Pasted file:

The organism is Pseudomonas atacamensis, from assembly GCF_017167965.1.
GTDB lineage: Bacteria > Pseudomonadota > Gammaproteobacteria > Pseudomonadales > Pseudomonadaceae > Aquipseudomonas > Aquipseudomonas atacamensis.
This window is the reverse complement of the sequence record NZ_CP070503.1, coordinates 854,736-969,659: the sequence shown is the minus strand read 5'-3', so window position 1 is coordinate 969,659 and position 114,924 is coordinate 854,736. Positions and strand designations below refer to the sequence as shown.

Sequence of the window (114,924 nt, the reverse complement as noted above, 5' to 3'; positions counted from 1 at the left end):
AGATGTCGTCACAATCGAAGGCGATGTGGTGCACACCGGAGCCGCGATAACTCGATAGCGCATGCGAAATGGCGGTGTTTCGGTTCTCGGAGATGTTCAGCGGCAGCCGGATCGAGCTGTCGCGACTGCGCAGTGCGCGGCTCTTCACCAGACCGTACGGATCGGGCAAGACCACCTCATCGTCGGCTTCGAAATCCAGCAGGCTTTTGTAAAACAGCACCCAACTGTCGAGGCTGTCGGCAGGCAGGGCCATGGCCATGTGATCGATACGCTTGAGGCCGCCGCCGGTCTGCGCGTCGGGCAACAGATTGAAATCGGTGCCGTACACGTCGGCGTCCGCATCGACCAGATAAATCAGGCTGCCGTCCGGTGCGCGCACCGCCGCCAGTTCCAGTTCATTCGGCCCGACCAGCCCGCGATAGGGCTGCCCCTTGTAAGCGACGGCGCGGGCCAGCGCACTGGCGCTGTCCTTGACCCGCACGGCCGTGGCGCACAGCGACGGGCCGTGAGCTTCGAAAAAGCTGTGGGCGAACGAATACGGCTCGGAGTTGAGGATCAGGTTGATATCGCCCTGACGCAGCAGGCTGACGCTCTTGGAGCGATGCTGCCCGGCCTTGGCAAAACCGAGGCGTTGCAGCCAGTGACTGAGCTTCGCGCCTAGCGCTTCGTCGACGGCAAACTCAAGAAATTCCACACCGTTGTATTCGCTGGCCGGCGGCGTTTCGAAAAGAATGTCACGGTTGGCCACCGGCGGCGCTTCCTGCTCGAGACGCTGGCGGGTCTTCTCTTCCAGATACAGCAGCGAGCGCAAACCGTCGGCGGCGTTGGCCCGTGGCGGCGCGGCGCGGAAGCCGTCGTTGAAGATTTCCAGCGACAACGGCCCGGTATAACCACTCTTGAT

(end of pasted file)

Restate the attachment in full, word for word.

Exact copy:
The organism is Pseudomonas atacamensis, from assembly GCF_017167965.1.
GTDB lineage: Bacteria > Pseudomonadota > Gammaproteobacteria > Pseudomonadales > Pseudomonadaceae > Aquipseudomonas > Aquipseudomonas atacamensis.
This window is the reverse complement of the sequence record NZ_CP070503.1, coordinates 854,736-969,659: the sequence shown is the minus strand read 5'-3', so window position 1 is coordinate 969,659 and position 114,924 is coordinate 854,736. Positions and strand designations below refer to the sequence as shown.

Sequence of the window (114,924 nt, the reverse complement as noted above, 5' to 3'; positions counted from 1 at the left end):
AGATGTCGTCACAATCGAAGGCGATGTGGTGCACACCGGAGCCGCGATAACTCGATAGCGCATGCGAAATGGCGGTGTTTCGGTTCTCGGAGATGTTCAGCGGCAGCCGGATCGAGCTGTCGCGACTGCGCAGTGCGCGGCTCTTCACCAGACCGTACGGATCGGGCAAGACCACCTCATCGTCGGCTTCGAAATCCAGCAGGCTTTTGTAAAACAGCACCCAACTGTCGAGGCTGTCGGCAGGCAGGGCCATGGCCATGTGATCGATACGCTTGAGGCCGCCGCCGGTCTGCGCGTCGGGCAACAGATTGAAATCGGTGCCGTACACGTCGGCGTCCGCATCGACCAGATAAATCAGGCTGCCGTCCGGTGCGCGCACCGCCGCCAGTTCCAGTTCATTCGGCCCGACCAGCCCGCGATAGGGCTGCCCCTTGTAAGCGACGGCGCGGGCCAGCGCACTGGCGCTGTCCTTGACCCGCACGGCCGTGGCGCACAGCGACGGGCCGTGAGCTTCGAAAAAGCTGTGGGCGAACGAATACGGCTCGGAGTTGAGGATCAGGTTGATATCGCCCTGACGCAGCAGGCTGACGCTCTTGGAGCGATGCTGCCCGGCCTTGGCAAAACCGAGGCGTTGCAGCCAGTGACTGAGCTTCGCGCCTAGCGCTTCGTCGACGGCAAACTCAAGAAATTCCACACCGTTGTATTCGCTGGCCGGCGGCGTTTCGAAAAGAATGTCACGGTTGGCCACCGGCGGCGCTTCCTGCTCGAGACGCTGGCGGGTCTTCTCTTCCAGATACAGCAGCGAGCGCAAACCGTCGGCGGCGTTGGCCCGTGGCGGCGCGGCGCGGAAGCCGTCGTTGAAGATTTCCAGCGACAACGGCCCGGTATAACCACTCTTGAT